Texas teachers need and deserve a pay raise, which is why Gov. Greg Abbott tried to make teachers think he was going to push for an annual pay boost of $1,000 during the upcoming special legislative session. But Abbott’s alleged pay plan is a hoax, mainly because he also made it clear that he still doesn’t want the state to spend more money on education.
“Texas doesn’t need to spend more. We just need to spend smarter,” the governor told the media. “The pay increases can easily be achieved by passing laws that re-prioritize how schools spend money, and we can do that without taxpayers spending a penny more.”
Under Abbott’s “plan,” if it actually is a plan, there is no guarantee of a $1,000 pay raise for any teacher.
What the governor really wants to do is squeeze under-funded local school districts – and local property taxpayers – even harder by requiring them to pay for a “merit” pay raise for selected teachers, which could very well come at the expense of other teachers losing their jobs or taking pay cuts and students getting stuck with larger classes. According to one preliminary analysis, only 10 percent of teachers eventually would get a significant salary increase under this scenario, which likely would be carried out only after a two-year study by the education commissioner.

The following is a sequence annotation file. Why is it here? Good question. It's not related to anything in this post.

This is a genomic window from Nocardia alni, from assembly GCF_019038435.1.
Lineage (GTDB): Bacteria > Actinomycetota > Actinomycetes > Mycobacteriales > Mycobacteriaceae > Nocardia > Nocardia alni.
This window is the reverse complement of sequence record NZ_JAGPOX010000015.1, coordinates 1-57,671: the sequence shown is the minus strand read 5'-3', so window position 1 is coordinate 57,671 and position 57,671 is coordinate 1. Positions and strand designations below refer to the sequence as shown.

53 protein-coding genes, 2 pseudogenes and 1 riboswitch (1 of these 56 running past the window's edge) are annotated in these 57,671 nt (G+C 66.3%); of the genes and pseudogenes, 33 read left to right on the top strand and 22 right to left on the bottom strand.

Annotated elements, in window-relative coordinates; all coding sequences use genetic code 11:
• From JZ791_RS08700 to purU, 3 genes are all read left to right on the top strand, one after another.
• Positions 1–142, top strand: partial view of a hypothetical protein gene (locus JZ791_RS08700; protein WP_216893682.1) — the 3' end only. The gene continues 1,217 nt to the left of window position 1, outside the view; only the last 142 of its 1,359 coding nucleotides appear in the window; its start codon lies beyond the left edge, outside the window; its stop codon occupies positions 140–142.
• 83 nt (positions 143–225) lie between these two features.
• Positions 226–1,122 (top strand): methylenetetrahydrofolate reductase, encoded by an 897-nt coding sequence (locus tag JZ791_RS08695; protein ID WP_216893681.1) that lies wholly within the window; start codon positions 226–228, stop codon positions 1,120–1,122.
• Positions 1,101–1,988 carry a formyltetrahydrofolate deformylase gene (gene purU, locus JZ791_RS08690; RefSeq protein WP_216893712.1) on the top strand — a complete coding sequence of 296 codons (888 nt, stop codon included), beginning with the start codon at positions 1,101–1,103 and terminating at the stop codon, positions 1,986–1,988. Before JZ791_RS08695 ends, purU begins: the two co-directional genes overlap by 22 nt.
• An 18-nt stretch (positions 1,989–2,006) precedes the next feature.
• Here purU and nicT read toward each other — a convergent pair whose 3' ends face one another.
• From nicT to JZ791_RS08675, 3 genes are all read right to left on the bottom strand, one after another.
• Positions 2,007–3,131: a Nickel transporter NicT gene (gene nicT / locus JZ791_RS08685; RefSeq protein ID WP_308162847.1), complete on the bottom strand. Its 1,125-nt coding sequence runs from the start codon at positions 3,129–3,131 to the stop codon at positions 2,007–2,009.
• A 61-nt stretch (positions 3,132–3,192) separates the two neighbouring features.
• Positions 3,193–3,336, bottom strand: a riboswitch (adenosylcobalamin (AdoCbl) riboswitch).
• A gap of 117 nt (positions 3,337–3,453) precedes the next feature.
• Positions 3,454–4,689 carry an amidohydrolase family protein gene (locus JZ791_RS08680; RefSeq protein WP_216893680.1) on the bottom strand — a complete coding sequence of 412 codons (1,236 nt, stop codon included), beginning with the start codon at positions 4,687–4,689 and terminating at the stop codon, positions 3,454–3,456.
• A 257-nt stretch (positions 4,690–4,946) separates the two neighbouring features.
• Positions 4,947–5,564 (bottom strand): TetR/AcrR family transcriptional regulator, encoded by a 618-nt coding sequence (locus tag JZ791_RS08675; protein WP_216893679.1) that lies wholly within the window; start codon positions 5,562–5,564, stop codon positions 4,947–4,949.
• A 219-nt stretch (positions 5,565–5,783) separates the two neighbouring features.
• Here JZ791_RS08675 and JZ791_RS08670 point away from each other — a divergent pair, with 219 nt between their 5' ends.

The state instead should invest the resources necessary to attract and retain highly qualified teachers for all Texas students, and those resources should be invested now.
The governor, who may announce for reelection about the time the special session convenes, is mainly dangling the promise of higher teacher pay as a political ploy to try to cover his miserable record on public education.
Average teacher pay in Texas lags $6,300 below the national average, and per-student funding is $2,555 less than the national average. Nothing in Abbott’s proposal would address these deficiencies.